cac connect ribbon cutting

The CAC Connect ribbon cutting took place on Tuesday morning at MHS. 

MARICOPA — While being a high school student comes with its share of confusion, making decisions in pursing higher education can be an overwhelming step for many teenagers.

Maricopa High School and Central Arizona College have made the process easier and more convenient for MHS students by launching CAC Connect, a platform allowing students to discuss their future endeavors with representatives from the college.

The program started last Tuesday with a ribbon cutting at MHS.

MHS is the only high school in Pinal County to have the program, allowing the students to explore career options and applying and registering for classes. Representatives from CAC will come to the space provided by MHS every Tuesday in hopes of helping and educating students on what the college has to offer.

“Maricopa High School is the first high school in Pinal County to offer this type of innovative opportunity to its students,” MHS Principal Brian Winter said during the ribbon cutting. “We are proud to pioneer such a unique program, one that will bridge high school resources with college resources in one easy-to-access package for our Maricopa students.”

The event brought officials from Maricopa Unified School District and the high school, the Maricopa City Council and CAC, congratulating the Maricopa Educational Partnership.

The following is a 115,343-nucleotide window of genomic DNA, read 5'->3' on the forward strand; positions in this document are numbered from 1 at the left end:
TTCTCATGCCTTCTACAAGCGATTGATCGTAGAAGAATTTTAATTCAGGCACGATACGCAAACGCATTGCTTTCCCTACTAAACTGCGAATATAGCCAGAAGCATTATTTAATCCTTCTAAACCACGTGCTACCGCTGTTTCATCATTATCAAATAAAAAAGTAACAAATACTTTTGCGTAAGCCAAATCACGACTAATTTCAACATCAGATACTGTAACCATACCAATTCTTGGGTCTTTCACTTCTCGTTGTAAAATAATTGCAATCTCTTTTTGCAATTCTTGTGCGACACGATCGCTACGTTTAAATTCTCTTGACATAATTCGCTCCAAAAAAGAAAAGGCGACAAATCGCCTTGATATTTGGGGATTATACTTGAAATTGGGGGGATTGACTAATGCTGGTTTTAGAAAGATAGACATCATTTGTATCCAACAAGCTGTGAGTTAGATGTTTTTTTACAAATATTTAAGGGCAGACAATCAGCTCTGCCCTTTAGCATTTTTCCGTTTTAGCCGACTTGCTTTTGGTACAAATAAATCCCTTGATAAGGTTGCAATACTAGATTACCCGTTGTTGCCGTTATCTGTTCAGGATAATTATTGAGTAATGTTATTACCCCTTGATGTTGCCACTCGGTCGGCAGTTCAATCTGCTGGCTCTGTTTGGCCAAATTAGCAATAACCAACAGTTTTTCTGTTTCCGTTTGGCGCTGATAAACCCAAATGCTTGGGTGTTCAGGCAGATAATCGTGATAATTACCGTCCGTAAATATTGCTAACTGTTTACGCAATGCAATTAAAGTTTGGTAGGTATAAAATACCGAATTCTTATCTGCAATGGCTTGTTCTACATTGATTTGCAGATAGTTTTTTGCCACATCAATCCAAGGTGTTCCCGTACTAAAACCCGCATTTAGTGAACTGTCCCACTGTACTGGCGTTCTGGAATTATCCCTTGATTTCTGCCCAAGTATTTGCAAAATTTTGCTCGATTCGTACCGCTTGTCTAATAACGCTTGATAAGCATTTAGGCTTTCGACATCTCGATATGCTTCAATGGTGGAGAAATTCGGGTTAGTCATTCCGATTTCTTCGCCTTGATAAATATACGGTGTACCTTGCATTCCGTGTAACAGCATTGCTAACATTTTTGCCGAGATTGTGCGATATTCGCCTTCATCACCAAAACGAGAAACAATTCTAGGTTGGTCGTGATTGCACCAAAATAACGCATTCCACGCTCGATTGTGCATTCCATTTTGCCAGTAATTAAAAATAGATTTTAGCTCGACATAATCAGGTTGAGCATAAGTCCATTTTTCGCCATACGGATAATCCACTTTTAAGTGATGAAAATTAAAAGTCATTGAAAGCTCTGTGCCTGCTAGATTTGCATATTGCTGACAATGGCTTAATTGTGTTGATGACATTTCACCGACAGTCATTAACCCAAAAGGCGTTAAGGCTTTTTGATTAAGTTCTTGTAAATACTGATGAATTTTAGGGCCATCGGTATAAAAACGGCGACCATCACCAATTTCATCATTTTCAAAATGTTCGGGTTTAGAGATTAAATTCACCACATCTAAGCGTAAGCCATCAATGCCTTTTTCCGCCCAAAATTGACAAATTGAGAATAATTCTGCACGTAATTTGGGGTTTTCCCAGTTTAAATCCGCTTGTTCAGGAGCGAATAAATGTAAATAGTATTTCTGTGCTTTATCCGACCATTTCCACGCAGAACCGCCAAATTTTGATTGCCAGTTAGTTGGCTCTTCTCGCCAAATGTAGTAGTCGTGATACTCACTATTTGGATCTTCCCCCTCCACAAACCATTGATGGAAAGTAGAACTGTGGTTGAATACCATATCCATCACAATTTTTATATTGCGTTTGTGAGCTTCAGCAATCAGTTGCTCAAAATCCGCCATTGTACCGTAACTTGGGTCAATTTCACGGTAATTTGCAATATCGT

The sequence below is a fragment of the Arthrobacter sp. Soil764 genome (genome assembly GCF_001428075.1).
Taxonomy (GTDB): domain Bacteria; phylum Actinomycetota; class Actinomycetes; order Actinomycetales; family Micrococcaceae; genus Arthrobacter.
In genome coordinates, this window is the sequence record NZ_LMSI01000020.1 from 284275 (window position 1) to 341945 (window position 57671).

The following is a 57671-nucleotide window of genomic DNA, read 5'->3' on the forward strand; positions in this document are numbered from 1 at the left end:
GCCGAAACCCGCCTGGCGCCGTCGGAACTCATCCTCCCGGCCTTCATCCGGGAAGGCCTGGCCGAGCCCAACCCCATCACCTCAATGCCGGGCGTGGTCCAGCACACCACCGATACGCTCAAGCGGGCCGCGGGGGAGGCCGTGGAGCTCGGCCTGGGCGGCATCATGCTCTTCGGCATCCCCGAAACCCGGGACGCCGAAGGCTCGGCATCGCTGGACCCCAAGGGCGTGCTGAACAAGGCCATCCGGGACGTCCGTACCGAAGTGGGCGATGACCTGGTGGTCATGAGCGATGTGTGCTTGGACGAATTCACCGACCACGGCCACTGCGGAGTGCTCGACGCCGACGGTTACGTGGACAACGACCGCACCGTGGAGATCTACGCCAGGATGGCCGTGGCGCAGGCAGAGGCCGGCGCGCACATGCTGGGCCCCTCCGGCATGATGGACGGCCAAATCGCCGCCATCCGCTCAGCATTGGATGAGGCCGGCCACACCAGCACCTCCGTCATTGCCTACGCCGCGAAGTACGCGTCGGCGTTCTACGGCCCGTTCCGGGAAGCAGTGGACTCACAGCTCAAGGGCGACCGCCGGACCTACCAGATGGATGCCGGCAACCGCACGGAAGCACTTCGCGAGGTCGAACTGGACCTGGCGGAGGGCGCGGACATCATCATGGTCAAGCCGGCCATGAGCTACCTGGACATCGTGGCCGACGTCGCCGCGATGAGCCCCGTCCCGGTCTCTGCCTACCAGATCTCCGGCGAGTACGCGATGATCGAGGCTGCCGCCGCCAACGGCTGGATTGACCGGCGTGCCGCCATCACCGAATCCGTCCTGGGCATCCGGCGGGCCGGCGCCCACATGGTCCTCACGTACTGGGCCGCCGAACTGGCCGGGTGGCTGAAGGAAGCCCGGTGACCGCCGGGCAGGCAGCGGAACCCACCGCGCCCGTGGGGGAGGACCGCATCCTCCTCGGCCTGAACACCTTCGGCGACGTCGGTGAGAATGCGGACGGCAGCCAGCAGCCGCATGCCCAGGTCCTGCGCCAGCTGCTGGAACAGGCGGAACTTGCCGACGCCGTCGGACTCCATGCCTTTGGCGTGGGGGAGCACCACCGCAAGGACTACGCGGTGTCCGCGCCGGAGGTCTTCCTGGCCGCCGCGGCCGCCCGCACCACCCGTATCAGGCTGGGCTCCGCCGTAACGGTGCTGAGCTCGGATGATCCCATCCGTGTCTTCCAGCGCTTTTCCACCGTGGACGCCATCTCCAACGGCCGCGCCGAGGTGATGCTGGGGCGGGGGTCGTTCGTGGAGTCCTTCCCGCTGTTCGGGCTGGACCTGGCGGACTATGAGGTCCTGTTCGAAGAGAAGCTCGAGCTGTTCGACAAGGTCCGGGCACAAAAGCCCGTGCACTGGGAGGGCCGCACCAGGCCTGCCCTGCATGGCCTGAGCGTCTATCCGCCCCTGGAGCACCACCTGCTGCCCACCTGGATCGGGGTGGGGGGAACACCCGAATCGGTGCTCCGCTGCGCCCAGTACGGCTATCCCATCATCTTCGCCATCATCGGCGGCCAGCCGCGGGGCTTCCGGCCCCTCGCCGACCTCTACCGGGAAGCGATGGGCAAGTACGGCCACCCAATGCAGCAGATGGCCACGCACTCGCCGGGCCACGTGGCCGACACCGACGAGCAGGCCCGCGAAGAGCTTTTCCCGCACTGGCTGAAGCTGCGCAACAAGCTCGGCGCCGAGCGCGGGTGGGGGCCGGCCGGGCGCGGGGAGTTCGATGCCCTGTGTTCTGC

“I think the most exciting part of CAC Connect is that high school students will have the opportunity to meet with local college representatives in an environment that they’re already comfortable with,” said Megan Purvis, director of student services at CAC’s Maricopa Campus. “Throughout CAC Connect, we will be able to build a more unified presence between the high school and CAC Maricopa Campus so that we’re giving the students all the tools they need to enroll in college and make the best and most informed decision in themselves regarding their higher educational goals.”

The idea of CAC Connect originated only about five months ago. The idea was to make the college transition process more convenient by placing it in the middle of where these students go every day.

“It eliminates the barrier of the students traveling,” Purvis said.

With representatives from various career fields, such as dean of nursing, academic advisers and advisers covering the skilled-trade programs going to the high school, there will be multiple opportunities for MHS students to learn about possible career paths.

“I look forward to seeing the progress CAC Connect makes within the program’s first academic year,” Winter said.